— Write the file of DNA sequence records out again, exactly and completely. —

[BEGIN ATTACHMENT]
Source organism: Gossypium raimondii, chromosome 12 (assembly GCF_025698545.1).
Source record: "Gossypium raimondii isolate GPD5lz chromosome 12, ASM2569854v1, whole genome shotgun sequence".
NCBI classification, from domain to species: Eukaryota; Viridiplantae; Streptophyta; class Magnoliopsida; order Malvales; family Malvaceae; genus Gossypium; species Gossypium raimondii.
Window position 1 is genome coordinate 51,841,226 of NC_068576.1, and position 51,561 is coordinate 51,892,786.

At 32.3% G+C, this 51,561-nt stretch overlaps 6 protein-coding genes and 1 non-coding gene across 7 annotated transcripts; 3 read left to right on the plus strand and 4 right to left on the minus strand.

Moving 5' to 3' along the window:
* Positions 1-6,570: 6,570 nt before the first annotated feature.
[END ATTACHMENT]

Source organism: Gossypium raimondii, chromosome 12 (assembly GCF_025698545.1).
Source record: "Gossypium raimondii isolate GPD5lz chromosome 12, ASM2569854v1, whole genome shotgun sequence".
NCBI classification, from domain to species: Eukaryota; Viridiplantae; Streptophyta; class Magnoliopsida; order Malvales; family Malvaceae; genus Gossypium; species Gossypium raimondii.
Window position 1 is genome coordinate 51,841,226 of NC_068576.1, and position 51,561 is coordinate 51,892,786.

At 32.3% G+C, this 51,561-nt stretch overlaps 6 protein-coding genes and 1 non-coding gene across 7 annotated transcripts; 3 read left to right on the plus strand and 4 right to left on the minus strand.

Moving 5' to 3' along the window:
* Positions 1-6,570: 6,570 nt before the first annotated feature.